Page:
Patagonia Year transition
Patagonia is known as a wild and remote region, where NOLS has found a great home in Coyhaique amongst the locals and mountains. The only (unpaved) road from here will lead you South to several small towns, National Parks and beautiful wilderness. While traveling you will notice cows, sheep and other cattle wandering around on the lands, giving us small signs of society in an otherwise wild and empty land. Every now and then you will come across a gaucho home tucked away in the hills. These ‘casa’s’ are often very small, simply build and affirm the local lifestyle where one is happy with little.
It is on one of these campo’s that NOLS staff and Patagonia Year students met this week to transition from sea kayaking to the cultural section.
The lakeside campo was distinguished by green grass, tall trees and surrounding mountains. Sheep, horses, dogs and turkeys wandered around. A barn or two, and a tiny but very characteristic casa.
The students set up camp, handed in all of their kayak gear, and prepared themselves for a good dose of Chilean culture.
For the next week they will all find homes with local gaucho’s, or pobladors as they are called in Chile. The students are all doing very well and are excited for their cultural section; looking forward to speak Spanish, spend time with locals and learn all there is to know about life on a Patagonian campo.
Learning how to ride a horse with full support.
Posted by Inge • NOLS Patagonia intern
Patagonia Spring Semester 1 and 2 rendezvous
Last week our Spring Semester courses had their rendezvous in Lago Tranquilo, a beautiful location a few hours south of Coyhaique. Both courses finished their first section, either Sea Kayaking or Mountaineering. During the rendezvous the students switched gear, welcomed new instructors and prepared themselves for another adventure!
In between all the preparations were a few moments to hear some of the students stories.
Lela, Sophie and Katie • Mountaineering
“What was your best NOLS experience so far?”
“I was thinking of our independent section, towards the end of the mountaineering section. We had just trashed through swamp, after swamp, after swamp, it was raining, and I face planted... All of us were like ‘We have to get to camp, we have to get there!’! And then our friend Phil crossed a river, and he went under! And he’s all geared up, he’s trudging, he’s got his poles and he’s going! We were all cheering him on and screaming, and he came out of the water with this huge smile on his face! And then he was trying to get warm, he tripped and fell, but he got right back up and kept going! It was just one of the best experiences, it made everything so worth it. To see how far we have come. It has been awesome. And not just that moment, but the whole independent section. Learning how to do things on your own put everything in perspective, everything the instructors have taught us. It was really cool to be on your own, and feel really confident that we could do that.”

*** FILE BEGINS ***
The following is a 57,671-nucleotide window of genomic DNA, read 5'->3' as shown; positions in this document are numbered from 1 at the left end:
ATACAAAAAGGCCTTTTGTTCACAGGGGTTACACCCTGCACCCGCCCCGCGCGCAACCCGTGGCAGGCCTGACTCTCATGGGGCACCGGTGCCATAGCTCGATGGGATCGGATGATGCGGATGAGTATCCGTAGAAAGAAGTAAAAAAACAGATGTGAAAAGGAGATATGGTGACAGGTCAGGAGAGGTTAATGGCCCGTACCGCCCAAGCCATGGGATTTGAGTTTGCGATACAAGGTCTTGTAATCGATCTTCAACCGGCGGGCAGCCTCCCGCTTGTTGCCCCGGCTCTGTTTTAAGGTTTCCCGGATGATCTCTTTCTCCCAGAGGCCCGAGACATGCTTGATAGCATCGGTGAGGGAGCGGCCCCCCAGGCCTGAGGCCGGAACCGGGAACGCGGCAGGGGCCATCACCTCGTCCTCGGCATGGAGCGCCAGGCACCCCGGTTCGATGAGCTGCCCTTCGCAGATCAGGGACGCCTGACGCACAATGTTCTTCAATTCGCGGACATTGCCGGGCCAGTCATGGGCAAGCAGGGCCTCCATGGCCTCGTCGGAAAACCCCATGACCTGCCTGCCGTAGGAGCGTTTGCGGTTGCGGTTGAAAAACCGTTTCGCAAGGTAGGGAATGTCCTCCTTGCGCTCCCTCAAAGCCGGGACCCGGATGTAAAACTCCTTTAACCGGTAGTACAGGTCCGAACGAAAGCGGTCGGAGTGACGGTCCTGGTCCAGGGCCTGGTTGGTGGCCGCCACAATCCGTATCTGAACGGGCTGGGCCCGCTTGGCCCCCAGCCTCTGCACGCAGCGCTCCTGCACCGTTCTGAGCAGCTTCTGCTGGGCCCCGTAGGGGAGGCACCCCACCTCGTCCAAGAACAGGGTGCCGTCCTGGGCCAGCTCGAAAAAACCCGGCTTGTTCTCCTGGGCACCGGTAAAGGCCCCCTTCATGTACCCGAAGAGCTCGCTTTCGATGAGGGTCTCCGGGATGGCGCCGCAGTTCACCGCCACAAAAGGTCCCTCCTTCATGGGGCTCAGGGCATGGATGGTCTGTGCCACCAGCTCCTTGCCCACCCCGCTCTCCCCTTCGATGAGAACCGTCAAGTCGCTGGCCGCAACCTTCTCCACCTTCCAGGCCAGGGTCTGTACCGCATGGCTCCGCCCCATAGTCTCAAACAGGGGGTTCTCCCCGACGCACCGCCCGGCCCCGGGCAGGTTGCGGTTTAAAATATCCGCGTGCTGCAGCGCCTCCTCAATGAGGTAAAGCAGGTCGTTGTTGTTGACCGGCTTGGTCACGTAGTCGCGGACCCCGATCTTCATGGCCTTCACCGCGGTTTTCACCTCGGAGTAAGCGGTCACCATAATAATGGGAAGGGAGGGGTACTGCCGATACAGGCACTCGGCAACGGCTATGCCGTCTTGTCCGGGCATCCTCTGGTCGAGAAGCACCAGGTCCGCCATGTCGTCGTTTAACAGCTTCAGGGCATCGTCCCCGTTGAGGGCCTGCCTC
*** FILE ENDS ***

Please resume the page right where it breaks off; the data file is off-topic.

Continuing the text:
Beatrice, Charlotte, Mckala, Spencer, Aaron sharing their adventures with me • Kayaking
“The best part? I would say the people, honestly. If you had to pick a best thing, I think it is spending time with everybody. Building a community.”
“Can you give an example of a time when you especially felt that connection?”
“There was one day where all of our tents got submerged. The tide came up so high that some of our tents were - there were waves breaking into them! And everyone was under one tarp, just sitting there watching our tents go under water.”
“There was nothing we could do! The beach was really narrow, there was a forrest right behind it. So there was nowhere we could move the tents to. So we had to watch it happen.”
“We had to accept it! Just let it happen. We were all just drinking mate and laughing; ‘I guess we’ll have to bilge pump the tents out!’”